On pride and fulfilment
I think a lot about the feeling one gets after being productive. It's a distinct feeling; familiar and palpable. It elevates the mood like nothing else, yet it is as mysterious as it is elusive.
It's easy to assume that it's reliably generated from vocational productivity. But how often has an unusually busy day, with regards to production, still resulted in an empty feeling? Pretty often.
Maybe, then, it comes from doing something meaningful? But how often has fulfilment come from putting in a particularly gruelling couple of hours cleaning our homes? Again, pretty often.
Maybe it is effort that creates fulfilment? But, anyone who's had a corporate job, in a dull industry, will know that it's not effort either. Hours of effort can result in nothing but stiff necks and dark rings around the eyes.
So what gives? If fulfilment isn't a product of productivity, a friend of meaning, or the result of effort, what is it? And, importantly, what causes it?
Honestly, I've been kept up at night and occupied while brushing my teeth—which, for some reason, is the time when I do some of my most heavy mental liftings—mulling over this very question.
Then it struck me. Fulfilment is about pride. Sounds a bit superficial, doesn't it?
But think about it. When you're productive and proud of what you've produced, or produce something personally meaningful, or proudly complete an undesirable task, you create fulfilment.
So if fulfilment and pride are intrinsically connected, why do so many people struggle to achieve it? I think it's split between the assessment process and how we go about doing things.
Often, we assess our actions with external feedback. We strive for affirmations from people we love or respect, or anyone, to tick the "this is great" box. Yet, rarely do we establish standards for ourselves and work from there.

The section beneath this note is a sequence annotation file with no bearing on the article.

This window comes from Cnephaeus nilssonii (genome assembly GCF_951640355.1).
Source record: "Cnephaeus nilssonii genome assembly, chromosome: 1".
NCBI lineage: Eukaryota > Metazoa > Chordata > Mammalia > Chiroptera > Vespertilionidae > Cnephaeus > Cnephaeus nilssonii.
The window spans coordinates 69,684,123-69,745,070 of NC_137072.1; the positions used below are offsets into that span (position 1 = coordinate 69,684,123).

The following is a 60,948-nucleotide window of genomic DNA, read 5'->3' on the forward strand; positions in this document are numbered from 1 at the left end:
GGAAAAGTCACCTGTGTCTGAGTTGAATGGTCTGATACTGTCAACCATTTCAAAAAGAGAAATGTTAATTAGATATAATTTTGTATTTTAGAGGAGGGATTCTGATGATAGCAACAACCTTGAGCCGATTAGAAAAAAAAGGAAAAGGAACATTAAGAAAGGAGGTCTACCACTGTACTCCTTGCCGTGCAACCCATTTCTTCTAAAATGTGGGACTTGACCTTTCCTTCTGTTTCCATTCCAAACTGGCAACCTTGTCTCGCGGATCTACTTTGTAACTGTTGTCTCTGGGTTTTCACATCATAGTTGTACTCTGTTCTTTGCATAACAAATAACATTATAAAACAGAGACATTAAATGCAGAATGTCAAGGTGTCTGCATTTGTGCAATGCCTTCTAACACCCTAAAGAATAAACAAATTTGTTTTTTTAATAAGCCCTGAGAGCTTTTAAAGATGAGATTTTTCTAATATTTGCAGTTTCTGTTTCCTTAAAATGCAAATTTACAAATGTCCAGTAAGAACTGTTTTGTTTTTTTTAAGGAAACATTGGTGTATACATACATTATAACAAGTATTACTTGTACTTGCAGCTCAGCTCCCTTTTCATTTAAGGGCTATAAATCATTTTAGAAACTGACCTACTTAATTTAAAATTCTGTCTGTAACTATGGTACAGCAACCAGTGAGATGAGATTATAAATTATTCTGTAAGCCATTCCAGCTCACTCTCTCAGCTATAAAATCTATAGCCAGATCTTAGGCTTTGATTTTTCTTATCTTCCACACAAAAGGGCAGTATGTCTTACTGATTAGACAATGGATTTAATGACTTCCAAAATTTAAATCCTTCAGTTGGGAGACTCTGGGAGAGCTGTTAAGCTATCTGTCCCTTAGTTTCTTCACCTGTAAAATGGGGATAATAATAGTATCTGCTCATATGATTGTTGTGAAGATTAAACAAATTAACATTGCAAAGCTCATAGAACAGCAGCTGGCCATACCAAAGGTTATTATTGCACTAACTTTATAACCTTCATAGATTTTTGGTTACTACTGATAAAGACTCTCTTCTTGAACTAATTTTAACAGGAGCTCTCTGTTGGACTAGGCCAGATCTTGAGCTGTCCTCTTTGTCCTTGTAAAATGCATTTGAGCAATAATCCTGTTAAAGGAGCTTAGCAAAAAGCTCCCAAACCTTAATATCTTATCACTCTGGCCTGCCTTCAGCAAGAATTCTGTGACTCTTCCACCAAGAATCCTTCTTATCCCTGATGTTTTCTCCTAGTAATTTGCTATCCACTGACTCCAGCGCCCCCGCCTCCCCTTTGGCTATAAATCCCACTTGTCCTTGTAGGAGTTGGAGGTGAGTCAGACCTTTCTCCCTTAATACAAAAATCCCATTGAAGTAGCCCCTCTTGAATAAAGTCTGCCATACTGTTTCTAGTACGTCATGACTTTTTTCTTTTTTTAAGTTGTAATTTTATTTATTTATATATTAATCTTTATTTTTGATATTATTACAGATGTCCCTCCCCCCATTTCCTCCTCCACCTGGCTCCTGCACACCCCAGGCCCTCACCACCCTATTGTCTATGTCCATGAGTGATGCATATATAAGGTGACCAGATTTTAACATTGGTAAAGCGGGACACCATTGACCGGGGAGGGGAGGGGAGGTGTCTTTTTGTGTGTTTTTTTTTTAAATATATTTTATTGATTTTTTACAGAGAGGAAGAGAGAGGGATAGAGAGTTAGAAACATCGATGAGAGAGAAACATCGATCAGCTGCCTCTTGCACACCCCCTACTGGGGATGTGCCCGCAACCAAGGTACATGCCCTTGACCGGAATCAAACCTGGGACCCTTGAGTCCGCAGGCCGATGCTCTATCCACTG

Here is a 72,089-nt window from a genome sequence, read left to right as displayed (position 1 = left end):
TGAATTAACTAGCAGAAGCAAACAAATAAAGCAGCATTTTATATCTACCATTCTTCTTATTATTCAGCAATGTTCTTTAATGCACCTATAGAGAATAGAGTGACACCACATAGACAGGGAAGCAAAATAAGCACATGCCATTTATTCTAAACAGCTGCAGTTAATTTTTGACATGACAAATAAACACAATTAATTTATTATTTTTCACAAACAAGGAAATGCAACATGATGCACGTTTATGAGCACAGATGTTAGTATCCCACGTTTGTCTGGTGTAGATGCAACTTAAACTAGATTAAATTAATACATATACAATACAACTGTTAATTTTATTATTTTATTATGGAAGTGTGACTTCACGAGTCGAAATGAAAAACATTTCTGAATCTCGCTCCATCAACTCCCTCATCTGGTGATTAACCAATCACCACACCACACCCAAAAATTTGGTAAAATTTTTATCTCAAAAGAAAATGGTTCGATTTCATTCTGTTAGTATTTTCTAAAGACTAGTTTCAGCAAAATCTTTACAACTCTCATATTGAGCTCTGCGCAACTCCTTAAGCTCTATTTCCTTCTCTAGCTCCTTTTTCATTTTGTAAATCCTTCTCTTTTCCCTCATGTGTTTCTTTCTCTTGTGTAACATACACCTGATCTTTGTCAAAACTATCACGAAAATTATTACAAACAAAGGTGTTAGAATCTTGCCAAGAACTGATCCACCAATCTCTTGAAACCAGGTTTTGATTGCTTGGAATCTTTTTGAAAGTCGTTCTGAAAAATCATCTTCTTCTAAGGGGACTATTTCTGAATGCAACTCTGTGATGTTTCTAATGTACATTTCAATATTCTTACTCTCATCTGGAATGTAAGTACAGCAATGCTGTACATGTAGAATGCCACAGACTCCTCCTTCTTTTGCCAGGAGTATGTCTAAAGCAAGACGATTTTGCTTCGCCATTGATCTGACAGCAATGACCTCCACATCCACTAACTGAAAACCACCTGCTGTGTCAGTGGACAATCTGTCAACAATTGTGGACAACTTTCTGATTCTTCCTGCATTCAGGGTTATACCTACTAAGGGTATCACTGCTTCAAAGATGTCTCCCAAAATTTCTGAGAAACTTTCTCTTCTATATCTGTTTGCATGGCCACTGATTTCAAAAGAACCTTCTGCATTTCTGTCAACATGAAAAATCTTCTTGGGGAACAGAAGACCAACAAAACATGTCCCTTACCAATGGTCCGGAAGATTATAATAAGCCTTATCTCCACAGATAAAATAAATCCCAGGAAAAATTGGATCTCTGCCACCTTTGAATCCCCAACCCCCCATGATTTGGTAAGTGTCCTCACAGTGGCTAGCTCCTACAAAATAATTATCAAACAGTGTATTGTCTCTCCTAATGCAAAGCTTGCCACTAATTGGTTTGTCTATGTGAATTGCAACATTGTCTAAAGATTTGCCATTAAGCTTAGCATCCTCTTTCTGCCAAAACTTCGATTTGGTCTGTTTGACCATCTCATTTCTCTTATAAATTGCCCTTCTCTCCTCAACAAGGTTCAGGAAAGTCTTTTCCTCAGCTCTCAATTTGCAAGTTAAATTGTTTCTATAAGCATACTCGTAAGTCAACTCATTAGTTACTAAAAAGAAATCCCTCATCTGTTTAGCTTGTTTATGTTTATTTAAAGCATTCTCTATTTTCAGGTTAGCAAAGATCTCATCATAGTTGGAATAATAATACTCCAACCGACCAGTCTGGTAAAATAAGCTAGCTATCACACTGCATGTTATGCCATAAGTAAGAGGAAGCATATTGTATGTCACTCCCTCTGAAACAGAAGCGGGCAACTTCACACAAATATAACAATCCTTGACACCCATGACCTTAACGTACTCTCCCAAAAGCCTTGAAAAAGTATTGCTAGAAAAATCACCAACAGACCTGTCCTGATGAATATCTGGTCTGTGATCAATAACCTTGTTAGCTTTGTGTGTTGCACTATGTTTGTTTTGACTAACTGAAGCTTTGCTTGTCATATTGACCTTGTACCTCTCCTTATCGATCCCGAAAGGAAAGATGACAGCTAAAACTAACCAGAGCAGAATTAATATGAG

But people don't have consistent standards. If someone has had a bad day, or an insufficient amount of sleep, or is a little dehydrated, your assessment is going to be affected.
That's not to say that we don't suffer from these biases, but, with awareness, we have a better chance of managing them. Most importantly, we can create standards based on our own realistic expectations—whether they be higher or lower than other people.
Secondly, the way we go about a task—any task—is critical to creating fulfilment. And that appraisal needs to be relative to our own standards.
Thinking about fulfilment in this way shines a little light onto the cryptic teachings of Eastern philosophies and modern spiritual paradigms. Specifically, those that preach about being present and engaging in activities impeccably. Both emphasize a complete focus on what you're doing when you're doing it. If you're truly concentrating on what you're doing, you can't be assessing it. Ironically, this leads to far better quality.
And quality is a keyword here. When you put effort into doing something impeccably, no matter what it is, you're invariably going to be proud of it. It applies from essential duties like meetings to menial tasks like brushing teeth.
So it turns out that a happy, fulfilling life is quite simple. Take pride in whatever you do.